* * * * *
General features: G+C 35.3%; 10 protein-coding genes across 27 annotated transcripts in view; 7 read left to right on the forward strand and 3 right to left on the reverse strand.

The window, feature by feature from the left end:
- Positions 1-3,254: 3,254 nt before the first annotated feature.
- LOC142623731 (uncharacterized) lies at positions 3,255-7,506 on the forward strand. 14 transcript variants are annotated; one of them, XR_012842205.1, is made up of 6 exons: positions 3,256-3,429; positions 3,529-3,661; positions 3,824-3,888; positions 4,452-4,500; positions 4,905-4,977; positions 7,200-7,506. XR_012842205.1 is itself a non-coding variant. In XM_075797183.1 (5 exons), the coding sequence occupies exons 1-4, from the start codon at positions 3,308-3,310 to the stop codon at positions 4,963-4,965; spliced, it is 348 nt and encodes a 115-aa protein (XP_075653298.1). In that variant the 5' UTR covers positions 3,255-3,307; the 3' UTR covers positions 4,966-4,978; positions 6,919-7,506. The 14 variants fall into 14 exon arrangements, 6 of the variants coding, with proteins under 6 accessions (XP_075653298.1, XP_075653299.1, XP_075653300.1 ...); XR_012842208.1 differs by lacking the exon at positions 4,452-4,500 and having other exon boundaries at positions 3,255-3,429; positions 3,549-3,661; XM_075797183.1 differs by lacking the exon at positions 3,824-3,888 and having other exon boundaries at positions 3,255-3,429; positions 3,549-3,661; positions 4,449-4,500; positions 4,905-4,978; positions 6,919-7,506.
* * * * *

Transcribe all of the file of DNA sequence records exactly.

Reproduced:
General features: G+C 35.3%; 10 protein-coding genes across 27 annotated transcripts in view; 7 read left to right on the forward strand and 3 right to left on the reverse strand.

The window, feature by feature from the left end:
- Positions 1-3,254: 3,254 nt before the first annotated feature.
- LOC142623731 (uncharacterized) lies at positions 3,255-7,506 on the forward strand. 14 transcript variants are annotated; one of them, XR_012842205.1, is made up of 6 exons: positions 3,256-3,429; positions 3,529-3,661; positions 3,824-3,888; positions 4,452-4,500; positions 4,905-4,977; positions 7,200-7,506. XR_012842205.1 is itself a non-coding variant. In XM_075797183.1 (5 exons), the coding sequence occupies exons 1-4, from the start codon at positions 3,308-3,310 to the stop codon at positions 4,963-4,965; spliced, it is 348 nt and encodes a 115-aa protein (XP_075653298.1). In that variant the 5' UTR covers positions 3,255-3,307; the 3' UTR covers positions 4,966-4,978; positions 6,919-7,506. The 14 variants fall into 14 exon arrangements, 6 of the variants coding, with proteins under 6 accessions (XP_075653298.1, XP_075653299.1, XP_075653300.1 ...); XR_012842208.1 differs by lacking the exon at positions 4,452-4,500 and having other exon boundaries at positions 3,255-3,429; positions 3,549-3,661; XM_075797183.1 differs by lacking the exon at positions 3,824-3,888 and having other exon boundaries at positions 3,255-3,429; positions 3,549-3,661; positions 4,449-4,500; positions 4,905-4,978; positions 6,919-7,506.